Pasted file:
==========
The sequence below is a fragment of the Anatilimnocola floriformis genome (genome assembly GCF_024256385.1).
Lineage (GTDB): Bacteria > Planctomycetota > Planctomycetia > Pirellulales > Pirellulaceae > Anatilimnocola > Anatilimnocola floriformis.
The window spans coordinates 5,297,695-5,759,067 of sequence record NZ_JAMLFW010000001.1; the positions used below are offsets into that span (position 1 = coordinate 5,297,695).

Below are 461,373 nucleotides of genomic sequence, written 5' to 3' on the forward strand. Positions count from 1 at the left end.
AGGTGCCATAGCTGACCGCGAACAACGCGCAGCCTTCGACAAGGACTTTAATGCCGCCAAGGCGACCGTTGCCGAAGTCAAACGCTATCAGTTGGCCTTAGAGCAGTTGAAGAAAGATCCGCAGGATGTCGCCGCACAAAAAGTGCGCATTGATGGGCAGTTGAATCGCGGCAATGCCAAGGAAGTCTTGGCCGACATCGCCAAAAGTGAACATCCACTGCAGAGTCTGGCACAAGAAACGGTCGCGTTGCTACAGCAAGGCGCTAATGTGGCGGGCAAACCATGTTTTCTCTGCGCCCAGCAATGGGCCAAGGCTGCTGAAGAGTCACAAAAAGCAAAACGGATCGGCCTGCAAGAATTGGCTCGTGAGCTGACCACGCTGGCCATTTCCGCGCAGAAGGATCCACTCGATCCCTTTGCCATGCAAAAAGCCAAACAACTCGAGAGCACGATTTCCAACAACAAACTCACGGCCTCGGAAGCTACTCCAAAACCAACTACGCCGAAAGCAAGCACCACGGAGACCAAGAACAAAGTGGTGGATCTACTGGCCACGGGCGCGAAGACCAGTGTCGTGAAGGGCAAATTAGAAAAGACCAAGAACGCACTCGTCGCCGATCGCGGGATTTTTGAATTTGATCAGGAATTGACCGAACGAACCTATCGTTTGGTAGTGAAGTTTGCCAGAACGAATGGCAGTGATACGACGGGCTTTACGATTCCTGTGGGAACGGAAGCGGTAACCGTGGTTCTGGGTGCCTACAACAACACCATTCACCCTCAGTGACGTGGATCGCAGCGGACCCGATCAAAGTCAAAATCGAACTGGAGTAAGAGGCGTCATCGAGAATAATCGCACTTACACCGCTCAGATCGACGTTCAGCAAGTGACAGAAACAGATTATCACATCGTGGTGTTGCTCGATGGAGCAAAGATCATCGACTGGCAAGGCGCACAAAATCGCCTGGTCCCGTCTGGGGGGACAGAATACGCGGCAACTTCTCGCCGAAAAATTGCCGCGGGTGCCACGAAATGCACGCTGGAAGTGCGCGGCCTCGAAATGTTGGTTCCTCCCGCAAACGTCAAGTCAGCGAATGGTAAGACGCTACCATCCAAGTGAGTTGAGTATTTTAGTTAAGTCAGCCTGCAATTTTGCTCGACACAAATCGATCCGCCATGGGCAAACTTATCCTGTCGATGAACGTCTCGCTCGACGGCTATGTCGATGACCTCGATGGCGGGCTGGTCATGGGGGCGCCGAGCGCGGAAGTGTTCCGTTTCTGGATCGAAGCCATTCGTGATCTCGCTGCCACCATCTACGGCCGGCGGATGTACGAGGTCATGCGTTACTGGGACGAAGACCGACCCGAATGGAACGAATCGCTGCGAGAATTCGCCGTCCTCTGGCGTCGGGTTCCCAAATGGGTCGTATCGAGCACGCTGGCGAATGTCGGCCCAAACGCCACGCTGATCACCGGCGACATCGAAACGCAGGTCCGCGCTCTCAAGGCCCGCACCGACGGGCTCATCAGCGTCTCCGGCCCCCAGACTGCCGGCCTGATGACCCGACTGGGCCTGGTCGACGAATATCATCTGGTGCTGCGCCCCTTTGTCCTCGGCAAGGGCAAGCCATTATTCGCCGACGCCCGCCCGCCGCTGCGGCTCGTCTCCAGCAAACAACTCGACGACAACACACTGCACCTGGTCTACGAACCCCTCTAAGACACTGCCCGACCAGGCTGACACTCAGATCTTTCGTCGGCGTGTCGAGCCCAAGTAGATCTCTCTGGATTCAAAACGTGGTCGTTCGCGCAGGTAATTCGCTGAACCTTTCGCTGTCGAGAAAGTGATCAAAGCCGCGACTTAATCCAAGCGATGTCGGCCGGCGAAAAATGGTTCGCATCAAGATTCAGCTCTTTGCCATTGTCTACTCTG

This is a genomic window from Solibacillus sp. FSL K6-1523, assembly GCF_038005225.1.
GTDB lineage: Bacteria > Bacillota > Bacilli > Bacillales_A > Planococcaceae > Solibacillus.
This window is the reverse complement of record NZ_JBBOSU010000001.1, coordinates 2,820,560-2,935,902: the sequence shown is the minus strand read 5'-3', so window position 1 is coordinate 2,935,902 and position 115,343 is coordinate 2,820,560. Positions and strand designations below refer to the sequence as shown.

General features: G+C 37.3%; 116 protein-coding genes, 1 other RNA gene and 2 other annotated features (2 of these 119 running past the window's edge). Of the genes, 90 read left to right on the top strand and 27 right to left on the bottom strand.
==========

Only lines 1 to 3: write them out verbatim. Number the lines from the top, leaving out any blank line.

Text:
The sequence below is a fragment of the Anatilimnocola floriformis genome (genome assembly GCF_024256385.1).
Lineage (GTDB): Bacteria > Planctomycetota > Planctomycetia > Pirellulales > Pirellulaceae > Anatilimnocola > Anatilimnocola floriformis.
The window spans coordinates 5,297,695-5,759,067 of sequence record NZ_JAMLFW010000001.1; the positions used below are offsets into that span (position 1 = coordinate 5,297,695).